I just thought in terms of idea generation, it was perhaps a good idea if we go with the concept of hunting, to get some of the recogniseable imagery of a hunt so we know what we're working with. I've tried to avoid the grizzly reality because, frankly, neither me or Vickie are concerned with exploring that, I don't think it's appropriate as a shop window display, it's simply barbaric.
Ok so, I have this image to show the traditional dress for a hunt, the red coats are particularly important, as are the riding hats, when these garments are seen on a person, they are instantly recogniseable, as part of public consciousness, as dressed for a traditional fox hunt.
However, a quick bit of research uncovered this:
"Autumn Hunting refers to the period formerly known as "cubbing". Traditionally this was the time when the new entry of hounds learnt how to hunt their quarry. Meets were held early in the morning and the field were present to help "hold up" covert (i.e. prevent a fox from leaving the area).
The dress code is different from formal hunting dress and is often referred to as "ratcatcher", "ratcatcher" refers to the tweed jackets that are worn.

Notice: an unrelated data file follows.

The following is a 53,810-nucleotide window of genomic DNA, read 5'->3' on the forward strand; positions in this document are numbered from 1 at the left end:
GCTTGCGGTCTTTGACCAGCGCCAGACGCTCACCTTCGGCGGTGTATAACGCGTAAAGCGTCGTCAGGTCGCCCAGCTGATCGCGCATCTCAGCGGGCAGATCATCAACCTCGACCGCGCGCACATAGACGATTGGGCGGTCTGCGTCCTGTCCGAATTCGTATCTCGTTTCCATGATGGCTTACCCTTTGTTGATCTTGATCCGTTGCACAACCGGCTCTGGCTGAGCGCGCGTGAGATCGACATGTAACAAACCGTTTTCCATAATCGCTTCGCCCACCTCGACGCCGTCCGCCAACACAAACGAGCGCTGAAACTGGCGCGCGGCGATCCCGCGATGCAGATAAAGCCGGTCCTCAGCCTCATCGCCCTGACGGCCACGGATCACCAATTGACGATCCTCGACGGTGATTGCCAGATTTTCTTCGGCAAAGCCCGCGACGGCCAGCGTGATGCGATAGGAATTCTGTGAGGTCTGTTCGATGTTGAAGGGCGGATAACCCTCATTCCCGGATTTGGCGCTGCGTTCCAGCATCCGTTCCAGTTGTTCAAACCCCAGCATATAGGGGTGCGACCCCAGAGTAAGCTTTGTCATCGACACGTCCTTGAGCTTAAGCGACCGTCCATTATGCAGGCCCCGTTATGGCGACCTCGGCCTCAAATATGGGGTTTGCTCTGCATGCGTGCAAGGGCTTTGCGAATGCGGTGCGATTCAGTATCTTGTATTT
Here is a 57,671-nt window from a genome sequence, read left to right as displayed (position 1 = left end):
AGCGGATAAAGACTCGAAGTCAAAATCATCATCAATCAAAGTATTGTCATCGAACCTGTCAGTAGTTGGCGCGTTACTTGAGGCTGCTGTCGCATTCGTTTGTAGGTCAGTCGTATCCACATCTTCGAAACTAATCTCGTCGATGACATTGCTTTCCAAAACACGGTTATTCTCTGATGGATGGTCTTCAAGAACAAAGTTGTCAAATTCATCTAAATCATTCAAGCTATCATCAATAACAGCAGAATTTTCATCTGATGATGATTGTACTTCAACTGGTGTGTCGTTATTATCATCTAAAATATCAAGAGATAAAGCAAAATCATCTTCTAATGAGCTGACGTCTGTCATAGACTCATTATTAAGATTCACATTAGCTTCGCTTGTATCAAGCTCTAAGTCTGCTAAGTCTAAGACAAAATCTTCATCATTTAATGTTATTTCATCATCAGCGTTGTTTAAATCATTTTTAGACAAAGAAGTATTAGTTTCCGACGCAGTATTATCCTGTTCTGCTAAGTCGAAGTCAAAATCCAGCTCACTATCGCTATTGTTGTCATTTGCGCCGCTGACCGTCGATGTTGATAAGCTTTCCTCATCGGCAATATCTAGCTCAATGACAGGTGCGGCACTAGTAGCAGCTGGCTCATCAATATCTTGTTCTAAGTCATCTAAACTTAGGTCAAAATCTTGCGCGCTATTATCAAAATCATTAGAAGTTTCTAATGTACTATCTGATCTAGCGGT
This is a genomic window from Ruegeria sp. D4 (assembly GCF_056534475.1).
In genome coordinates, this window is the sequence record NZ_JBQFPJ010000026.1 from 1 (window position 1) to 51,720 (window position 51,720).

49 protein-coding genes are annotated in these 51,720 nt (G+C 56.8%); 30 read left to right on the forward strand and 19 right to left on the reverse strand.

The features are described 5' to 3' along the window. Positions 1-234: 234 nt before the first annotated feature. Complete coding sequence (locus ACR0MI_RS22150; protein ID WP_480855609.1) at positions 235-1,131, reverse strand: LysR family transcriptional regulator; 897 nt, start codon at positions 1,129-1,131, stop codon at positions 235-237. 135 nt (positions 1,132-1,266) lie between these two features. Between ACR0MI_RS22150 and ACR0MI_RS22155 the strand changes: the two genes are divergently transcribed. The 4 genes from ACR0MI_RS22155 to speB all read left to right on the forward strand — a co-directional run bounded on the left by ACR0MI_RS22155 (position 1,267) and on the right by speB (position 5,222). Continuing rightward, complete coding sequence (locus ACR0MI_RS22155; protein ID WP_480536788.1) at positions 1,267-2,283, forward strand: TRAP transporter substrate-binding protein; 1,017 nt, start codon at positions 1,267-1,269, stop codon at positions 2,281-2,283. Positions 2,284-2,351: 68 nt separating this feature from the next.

Please see photograph of Phil Westerby-Jones
The dress code for Autumn Hunting:
* Hard Hat: Brown, Blue or Black
* Tweed Hacking Jacket
* Coloured hunting tie (stock) or shirt and tie
* Buff or fawn breeches
* Brown or Black boots, or half chaps with brown or black jodhpur boots
* Hunting Whip: Brown with lash and thong (optional)"
Significantly, at this time of year, in British hunting, tweed jackets are used instead of the traditional and iconic red ones, is this significant enough for us to utilize this instead of the red coats, I guess thats not my call as an individual to make, I'm going to discuss it with Vickie.
Here's an image that came up when I searched 'Autumn Hunting' I like the way it interprets tweed in illustrative form, and it's something to bare in mind if we perhaps do go this way.
The next lot below are sort of elements of the hunt that are quite recogniseable that we could perhaps draw in to the almost diarama of the shop window.
The Ted Baker windows often have a typographic eleement in the form of window decals, I think if we go down this route, it's important we find a phrase we're comfortable with as a sort of thematic slogan. Here's some ideas:
'Tally Ho'- not the best haha
'Hunting For Fashion'
'The Thrill Of The Hunt'
I'll keep updating as some spring to mind.